New York, NY, March 29, 2012 --(PR.com
)-- Twenty one of the world’s top physicists, including three Nobel Laureates, opened a symposium on St. Thomas in the US Virgin Islands to debate the essence of gravity and a unified gravity theory. The private meetings were called, “Confronting Gravity: A workshop to explore fundamental questions in physics and cosmology.” The goal of the conference was to establish what the current consensus is, if any, for defining gravity.
The conference was financed by science philanthropist, Jeffrey Epstein and his foundation, J. Epstein Virgin Islands Inc. It was organized by physicist and cosmologist, Lawrence Krauss, Foundation Professor of the School of Earth and Space Exploration and Physics Department, and Inaugural Director of the Origins Initiative at Arizona State University. The Nobel laureates included, particle physicists, Gerardus‘t Hooft, David Gross and Frank Wilczek. Other scientists in attendance were theoretical physicist, Stephen Hawking, Jim Peebles from Princeton University, Alan Guth from MIT, Kip Thorne from Caltech, Lisa Randall from Harvard University, Barry Barish from LIGO, the gravitational wave observatory, a bevy of observational cosmologists and Maria Spiropulu from CERN near Geneva, Switzerland.
Understanding gravity is critical right now Krauss argues because “many of the key ideas at the forefront of particle physics cosmology relate to our lack of understanding of how to accommodate gravity and quantum mechanics.” Indeed, conventional notions of gravity require little to no spatial energy for entities to be bound to the other, a sense of anti-gravity or vacuum. But on the quantum level, subatomic particles are bound by the exchange of increasingly intense energy parcels: electrons by the exchange of photons, neutrons and protons (made up of quarks) by the exchange of gluons, and the decay of quarks and leptons by the exchange of vector W and Z bosons.
To make it even harder, there is a lack of experimental evidence in the murky field of quantum gravity, and classical physics has really only observed the effects of gravity over larger ranges of 50 orders of magnitude of mass, i.e., for masses of objects from about 10−23 to 1030 kg.
The outcome of the conference however was quite astounding, Krauss asserts. There was a general consensus that gravity might exist in the form of gravitational waves and that these waves could be a part of “what we’ve been calling, empty space.”
The notion of gravitational waves is not new. They were predicted by Einstein to exist from the curvature of space time, and although they’ve never been directly detected, there is indirect evidence from the study of binary stars, neutron stars and black holes. What bothers Krauss though is that there’s still a lack of basic physics to explain them. “...We have these ideas and these parameters and every experiment is consistent with this picture, and yet nothing points to the fundamental physics beneath it.”
At the conference though, Krauss and others focused on finding such an explanation. Empty space, they suggested, is perhaps neither full, nor empty but is rather in a state of flux between intense energy spurts and their cancellation. “We know empty space isn't empty, because it's full of these virtual particles that pop in and out of existence,” Krauss points out, “If you try and calculate the energy level in a hydrogen atom, and you don't include those virtual particles, you get a wrong answer. Every now and then you have an electron positron pair that pops into existence,” he continues. “And [while] the electron wants to hang around near the proton because it's oppositely charged, the positron is pushed to the outskirts of the atom, and while there, they change the atom’s charged distribution in a very small, but calculable, way. Feynman and others calculated that effect, which allows us to get agreement between theory and observation at the level of nine decimal places. It's the best prediction in all of science. There's no other place in science where, from fundamental principles, you can calculate a number and compare it to an experiment at nine decimal places like that.”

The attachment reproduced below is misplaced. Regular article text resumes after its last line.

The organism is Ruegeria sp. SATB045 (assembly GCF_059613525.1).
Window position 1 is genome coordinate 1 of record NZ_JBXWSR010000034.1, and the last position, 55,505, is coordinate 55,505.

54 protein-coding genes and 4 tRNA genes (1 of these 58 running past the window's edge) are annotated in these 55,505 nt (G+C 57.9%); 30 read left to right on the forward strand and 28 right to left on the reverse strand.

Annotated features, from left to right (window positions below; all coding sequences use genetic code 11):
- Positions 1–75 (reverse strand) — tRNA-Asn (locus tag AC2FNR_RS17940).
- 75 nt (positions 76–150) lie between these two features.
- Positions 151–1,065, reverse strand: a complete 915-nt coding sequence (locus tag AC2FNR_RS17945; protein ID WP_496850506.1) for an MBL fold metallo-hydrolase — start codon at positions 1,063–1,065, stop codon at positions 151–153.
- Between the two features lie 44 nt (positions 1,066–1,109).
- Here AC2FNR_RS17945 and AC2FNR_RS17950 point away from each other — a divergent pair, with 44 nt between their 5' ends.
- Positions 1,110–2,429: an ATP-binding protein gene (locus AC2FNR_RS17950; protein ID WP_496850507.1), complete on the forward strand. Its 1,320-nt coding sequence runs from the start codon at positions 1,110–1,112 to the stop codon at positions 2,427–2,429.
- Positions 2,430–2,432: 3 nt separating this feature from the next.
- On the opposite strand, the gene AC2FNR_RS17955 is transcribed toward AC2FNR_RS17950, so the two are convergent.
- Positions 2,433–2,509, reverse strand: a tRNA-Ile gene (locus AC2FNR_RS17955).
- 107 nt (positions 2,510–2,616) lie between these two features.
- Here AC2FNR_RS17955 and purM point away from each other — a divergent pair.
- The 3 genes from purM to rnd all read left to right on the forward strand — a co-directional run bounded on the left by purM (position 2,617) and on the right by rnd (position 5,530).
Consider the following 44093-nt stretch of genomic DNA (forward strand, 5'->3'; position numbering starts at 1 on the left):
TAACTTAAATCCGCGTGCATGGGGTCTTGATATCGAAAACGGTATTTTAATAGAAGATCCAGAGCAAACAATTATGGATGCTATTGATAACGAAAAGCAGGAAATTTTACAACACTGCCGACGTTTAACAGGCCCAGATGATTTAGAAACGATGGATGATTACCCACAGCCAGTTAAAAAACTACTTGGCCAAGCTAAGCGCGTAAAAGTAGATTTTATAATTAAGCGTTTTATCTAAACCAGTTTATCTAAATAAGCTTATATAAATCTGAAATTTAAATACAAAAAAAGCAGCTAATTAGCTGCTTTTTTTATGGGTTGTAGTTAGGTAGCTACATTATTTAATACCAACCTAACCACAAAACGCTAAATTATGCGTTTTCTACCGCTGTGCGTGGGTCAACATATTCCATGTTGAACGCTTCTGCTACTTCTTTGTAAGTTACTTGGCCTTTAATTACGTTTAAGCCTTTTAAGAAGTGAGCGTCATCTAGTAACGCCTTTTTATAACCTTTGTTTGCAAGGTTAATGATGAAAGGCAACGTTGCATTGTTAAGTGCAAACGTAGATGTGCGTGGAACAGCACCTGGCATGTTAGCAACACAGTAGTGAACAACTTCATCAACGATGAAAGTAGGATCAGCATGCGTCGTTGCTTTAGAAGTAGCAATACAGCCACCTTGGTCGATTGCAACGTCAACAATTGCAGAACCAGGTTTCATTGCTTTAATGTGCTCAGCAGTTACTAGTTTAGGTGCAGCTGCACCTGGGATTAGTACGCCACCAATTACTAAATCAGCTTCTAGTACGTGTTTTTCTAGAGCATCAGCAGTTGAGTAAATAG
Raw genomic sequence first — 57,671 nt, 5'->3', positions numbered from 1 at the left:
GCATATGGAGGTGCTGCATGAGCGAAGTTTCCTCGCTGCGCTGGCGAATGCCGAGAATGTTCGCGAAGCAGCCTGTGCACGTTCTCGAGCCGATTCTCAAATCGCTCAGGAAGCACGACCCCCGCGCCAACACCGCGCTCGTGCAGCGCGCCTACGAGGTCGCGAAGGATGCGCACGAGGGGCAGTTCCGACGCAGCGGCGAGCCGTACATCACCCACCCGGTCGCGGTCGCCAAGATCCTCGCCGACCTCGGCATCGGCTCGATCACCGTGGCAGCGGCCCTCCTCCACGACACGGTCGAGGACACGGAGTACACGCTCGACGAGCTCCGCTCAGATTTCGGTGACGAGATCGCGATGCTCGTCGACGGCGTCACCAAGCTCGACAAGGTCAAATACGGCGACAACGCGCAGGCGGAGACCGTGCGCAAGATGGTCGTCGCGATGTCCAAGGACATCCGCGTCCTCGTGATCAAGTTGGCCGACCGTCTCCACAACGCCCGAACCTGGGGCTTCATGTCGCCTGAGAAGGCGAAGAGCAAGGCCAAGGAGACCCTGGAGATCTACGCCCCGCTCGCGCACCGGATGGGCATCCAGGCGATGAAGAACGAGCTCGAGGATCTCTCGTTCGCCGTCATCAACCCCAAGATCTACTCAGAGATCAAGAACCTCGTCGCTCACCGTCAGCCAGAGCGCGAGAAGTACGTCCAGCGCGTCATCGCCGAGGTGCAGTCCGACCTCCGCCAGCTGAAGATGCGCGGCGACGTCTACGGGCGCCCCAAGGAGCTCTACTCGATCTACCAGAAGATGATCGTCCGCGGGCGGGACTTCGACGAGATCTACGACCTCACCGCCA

But if empty space is full of intense virtual particles, not to mention other particles, it’s equally full of the cancellation of energy. Symmetry in nature occurs all the time, Krauss notes and can produce exact cancellations, for example the peak of a wave coinciding with the trough of another. Absolute cancellation is mathematically challenging though, Krauss points out. “You can't take two [energy] numbers that are very large and expect them to exactly cancel leaving something that's 120 orders of magnitude smaller left over. And that's what would be required to have an energy that was comparable with the observational upper limits on the energy of empty space.”
To deal with this difficulty, Krauss simply derives that the energy of empty space could never be exactly zero. And to distinguish it from pure empty space, one would have to measure it over time as it fluctuates. “The only observation that would give you positive information is if you could measure it changing over time. Then you'd know it wasn't vacuum energy.”
This view of not quite empty space, made up of intense energies that almost cancel each other out, might very well help to explain the physics of gravitational waves beyond the consequences of curved space time: not just in their architecture but their capacity to occur in both the high energy quantum realm as well as the apparent voids of gravitational space.
“Right now we're floundering,” Krauss admits. “We're floundering, in a lot of different areas.” But from a gravity point of view, that approach might well lead to a unified theory.